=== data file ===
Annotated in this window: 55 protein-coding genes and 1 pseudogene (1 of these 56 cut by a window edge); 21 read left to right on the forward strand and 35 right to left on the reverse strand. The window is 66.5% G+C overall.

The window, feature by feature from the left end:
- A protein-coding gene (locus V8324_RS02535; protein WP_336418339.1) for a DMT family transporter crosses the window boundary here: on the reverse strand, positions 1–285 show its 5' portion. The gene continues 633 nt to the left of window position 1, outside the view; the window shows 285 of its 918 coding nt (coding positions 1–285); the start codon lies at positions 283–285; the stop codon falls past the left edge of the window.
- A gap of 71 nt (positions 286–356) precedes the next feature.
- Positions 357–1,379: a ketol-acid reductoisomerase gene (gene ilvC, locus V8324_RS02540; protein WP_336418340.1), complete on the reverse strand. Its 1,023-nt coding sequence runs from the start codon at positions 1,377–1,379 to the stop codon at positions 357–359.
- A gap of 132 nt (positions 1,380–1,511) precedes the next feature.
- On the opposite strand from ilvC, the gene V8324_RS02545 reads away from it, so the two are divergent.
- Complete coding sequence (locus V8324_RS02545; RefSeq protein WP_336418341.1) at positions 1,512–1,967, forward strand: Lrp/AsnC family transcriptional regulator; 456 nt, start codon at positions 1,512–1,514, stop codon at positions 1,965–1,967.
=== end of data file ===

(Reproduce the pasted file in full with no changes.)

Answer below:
Annotated in this window: 55 protein-coding genes and 1 pseudogene (1 of these 56 cut by a window edge); 21 read left to right on the forward strand and 35 right to left on the reverse strand. The window is 66.5% G+C overall.

The window, feature by feature from the left end:
- A protein-coding gene (locus V8324_RS02535; protein WP_336418339.1) for a DMT family transporter crosses the window boundary here: on the reverse strand, positions 1–285 show its 5' portion. The gene continues 633 nt to the left of window position 1, outside the view; the window shows 285 of its 918 coding nt (coding positions 1–285); the start codon lies at positions 283–285; the stop codon falls past the left edge of the window.
- A gap of 71 nt (positions 286–356) precedes the next feature.
- Positions 357–1,379: a ketol-acid reductoisomerase gene (gene ilvC, locus V8324_RS02540; protein WP_336418340.1), complete on the reverse strand. Its 1,023-nt coding sequence runs from the start codon at positions 1,377–1,379 to the stop codon at positions 357–359.
- A gap of 132 nt (positions 1,380–1,511) precedes the next feature.
- On the opposite strand from ilvC, the gene V8324_RS02545 reads away from it, so the two are divergent.
- Complete coding sequence (locus V8324_RS02545; RefSeq protein WP_336418341.1) at positions 1,512–1,967, forward strand: Lrp/AsnC family transcriptional regulator; 456 nt, start codon at positions 1,512–1,514, stop codon at positions 1,965–1,967.